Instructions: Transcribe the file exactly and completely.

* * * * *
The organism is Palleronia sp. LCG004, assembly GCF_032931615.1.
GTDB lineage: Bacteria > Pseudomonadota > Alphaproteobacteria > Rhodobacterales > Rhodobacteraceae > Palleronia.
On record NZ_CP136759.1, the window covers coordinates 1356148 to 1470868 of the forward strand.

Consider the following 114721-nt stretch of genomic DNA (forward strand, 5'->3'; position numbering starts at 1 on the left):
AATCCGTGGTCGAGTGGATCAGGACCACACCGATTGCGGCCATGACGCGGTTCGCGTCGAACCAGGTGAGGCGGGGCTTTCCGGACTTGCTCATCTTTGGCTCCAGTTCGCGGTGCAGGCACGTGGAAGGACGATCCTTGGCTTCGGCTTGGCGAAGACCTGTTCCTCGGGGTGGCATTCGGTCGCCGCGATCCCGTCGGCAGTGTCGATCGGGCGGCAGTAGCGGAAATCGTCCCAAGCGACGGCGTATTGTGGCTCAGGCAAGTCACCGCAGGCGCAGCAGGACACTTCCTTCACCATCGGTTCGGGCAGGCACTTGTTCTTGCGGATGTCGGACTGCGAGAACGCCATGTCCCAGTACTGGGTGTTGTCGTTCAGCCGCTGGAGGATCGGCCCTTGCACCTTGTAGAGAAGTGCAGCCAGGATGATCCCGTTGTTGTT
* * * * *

The organism is Palleronia sp. LCG004, assembly GCF_032931615.1.
GTDB lineage: Bacteria > Pseudomonadota > Alphaproteobacteria > Rhodobacterales > Rhodobacteraceae > Palleronia.
On record NZ_CP136759.1, the window covers coordinates 1356148 to 1470868 of the forward strand.

Consider the following 114721-nt stretch of genomic DNA (forward strand, 5'->3'; position numbering starts at 1 on the left):
AATCCGTGGTCGAGTGGATCAGGACCACACCGATTGCGGCCATGACGCGGTTCGCGTCGAACCAGGTGAGGCGGGGCTTTCCGGACTTGCTCATCTTTGGCTCCAGTTCGCGGTGCAGGCACGTGGAAGGACGATCCTTGGCTTCGGCTTGGCGAAGACCTGTTCCTCGGGGTGGCATTCGGTCGCCGCGATCCCGTCGGCAGTGTCGATCGGGCGGCAGTAGCGGAAATCGTCCCAAGCGACGGCGTATTGTGGCTCAGGCAAGTCACCGCAGGCGCAGCAGGACACTTCCTTCACCATCGGTTCGGGCAGGCACTTGTTCTTGCGGATGTCGGACTGCGAGAACGCCATGTCCCAGTACTGGGTGTTGTCGTTCAGCCGCTGGAGGATCGGCCCTTGCACCTTGTAGAGAAGTGCAGCCAGGATGATCCCGTTGTTGTT